2010-2 Previous Version [Archived]
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The following version was archived on 2 March 2010.
Draft Policy 2010-2
24 End User Minimum Assignment Unit
Version/Date: 21 January 2010
Replace section 184.108.40.206 of the NRPM with the following:
220.127.116.11 Multihomed Connection
For multi-homed end-users who demonstrate an intent to announce the requested space in a multihomed fashion to two or more distinct ASNs not owned or controlled by the end-user, the minimum block of IP address space assigned is a /24. If assignments smaller than a /24 are needed, multihomed end-users should contact their upstream providers. When prefixes are assigned which are longer than /20, they will be from a block reserved for that purpose so long as that is feasible.
Renumber the existing paragraph under the 4.3.6 to
18.104.22.168 Utilization requirements for additional Assignment
Add the following paragraph 22.214.171.124
126.96.36.199 Additional assignments for small multi-homers
Any end-user that possesses an assignment smaller than /22 under any part of section 4.3 shall not be able to get an additional assignment unless they agree to return all existing 4.3 assignments within 12 months of receiving a new assignment. The new assignment shall be sized to accommodate their existing utilization in addition to their justified additional growth space under section 188.8.131.52. The common cases for this are expected to be a /24 returned after receipt of a /23, or a /23 returned after receipt of a /22.
This policy attempts to incorporate the recent and historical discussions of policy for multi-home users on PPML. The intent is to provide as fair a process as possible for multi-homed organizations down to the smallest feasible size while still preserving some control over growth in the routing table.
It has been repeatedly noted that /24 multi-homers exist today with PA space and still occupy a routing table slot, so, it is unlikely that moving this boundary to /24 would significantly impact the routing table.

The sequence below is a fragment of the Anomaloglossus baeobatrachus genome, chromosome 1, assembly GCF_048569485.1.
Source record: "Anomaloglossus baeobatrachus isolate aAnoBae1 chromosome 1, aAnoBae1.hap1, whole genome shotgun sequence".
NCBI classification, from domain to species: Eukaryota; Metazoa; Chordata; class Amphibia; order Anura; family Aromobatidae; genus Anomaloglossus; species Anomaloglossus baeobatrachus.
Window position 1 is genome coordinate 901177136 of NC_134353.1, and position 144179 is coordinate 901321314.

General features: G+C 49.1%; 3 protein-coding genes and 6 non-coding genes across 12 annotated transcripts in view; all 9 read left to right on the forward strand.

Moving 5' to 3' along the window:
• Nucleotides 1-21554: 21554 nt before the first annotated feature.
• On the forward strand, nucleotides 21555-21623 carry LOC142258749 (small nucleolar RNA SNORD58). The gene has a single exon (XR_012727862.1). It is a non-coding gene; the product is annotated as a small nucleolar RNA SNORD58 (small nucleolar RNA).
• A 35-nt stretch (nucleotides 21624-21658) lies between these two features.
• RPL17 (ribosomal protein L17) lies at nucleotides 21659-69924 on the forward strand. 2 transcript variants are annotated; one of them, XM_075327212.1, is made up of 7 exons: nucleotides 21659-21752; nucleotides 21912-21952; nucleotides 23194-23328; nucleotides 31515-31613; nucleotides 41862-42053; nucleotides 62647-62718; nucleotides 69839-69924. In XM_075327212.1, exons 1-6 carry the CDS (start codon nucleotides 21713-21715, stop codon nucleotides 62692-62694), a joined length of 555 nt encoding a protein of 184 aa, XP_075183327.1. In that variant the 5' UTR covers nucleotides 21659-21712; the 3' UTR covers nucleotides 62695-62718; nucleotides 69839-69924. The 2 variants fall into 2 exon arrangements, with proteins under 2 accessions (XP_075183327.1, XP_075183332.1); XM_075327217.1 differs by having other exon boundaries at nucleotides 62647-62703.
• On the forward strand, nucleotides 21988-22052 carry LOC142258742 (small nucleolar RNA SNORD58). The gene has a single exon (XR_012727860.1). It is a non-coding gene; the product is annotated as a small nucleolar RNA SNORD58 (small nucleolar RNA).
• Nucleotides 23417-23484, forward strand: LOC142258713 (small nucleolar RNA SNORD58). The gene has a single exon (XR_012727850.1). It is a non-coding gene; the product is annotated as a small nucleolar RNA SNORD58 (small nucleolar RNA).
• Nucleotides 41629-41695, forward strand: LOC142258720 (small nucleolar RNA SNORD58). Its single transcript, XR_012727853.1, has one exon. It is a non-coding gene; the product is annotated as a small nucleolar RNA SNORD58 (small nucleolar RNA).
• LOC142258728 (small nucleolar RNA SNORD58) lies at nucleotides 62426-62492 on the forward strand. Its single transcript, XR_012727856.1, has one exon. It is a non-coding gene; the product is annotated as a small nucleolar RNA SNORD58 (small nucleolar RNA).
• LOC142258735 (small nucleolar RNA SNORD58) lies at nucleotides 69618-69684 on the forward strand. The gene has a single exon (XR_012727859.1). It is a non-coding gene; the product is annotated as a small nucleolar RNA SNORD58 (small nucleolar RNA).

By requiring smaller assignments to renumber and return, rather than add more small blocks to their assignments, this policy seeks to further reduce the chances of unnecessary growth in the routing table and encourage good aggregation where possible.
Does this apply only to end users? Yes, this policy applies only to end users. This policy does not represent a good solution for organizations that are delegating space to other entities. If a case can be made that such a policy is needed for ISPs, then, the author is happy to work with interested parties to craft such a policy, but, this policy would be unnecessarily onerous on ISPs, and, as an ISP policy could be somewhat onerous to their peers and/or upstream providers.
What about resources obtained from policies other than 4.3 or outside of ARIN? Such resources would not be counted for excluding an organization from this policy. The intent is to limit IPv4 micro-allocations for multi-homed end-user organizations under this policy to a single assignment unless each such assignment is /22 or larger. This is to prevent unnecessary routing table growth. This is a tradeoff, and, not the ideal solution for smaller end-user organizations, however, author believes that this is the best policy likely to gain consensus at this time and believes that it is incrementally far better for such organizations than current policy.
If I grow, I have to renumber? Not necessarily… If you have a /24 under this policy, and you want to grow that, then, you will likely need to renumber. Depending on ARIN resource management and timing, ARIN may simply be able to give you the /23 that includes your /24. More likely, you will get a new /23, have 1 year to renumber into that and return your /24. At most, you would be subject to two such renumbering cycles under this policy (24->23 and 23->22) before you meet the criteria for other policies which do not require renumbering.
Other policies don’t include renumbering provisions, why this one? The policy which allows multi-homed organizations to get a /22 was originally written at /24. That policy was shouted down and /22 was the compromise achieved to gain community consensus for anything smaller than /20. Author hopes that this compromise will allow many organizations to get resources they need with minimal impact while assuring the community that doing so will not cause an explosion in the routing table.
Timetable for implementation: Immediate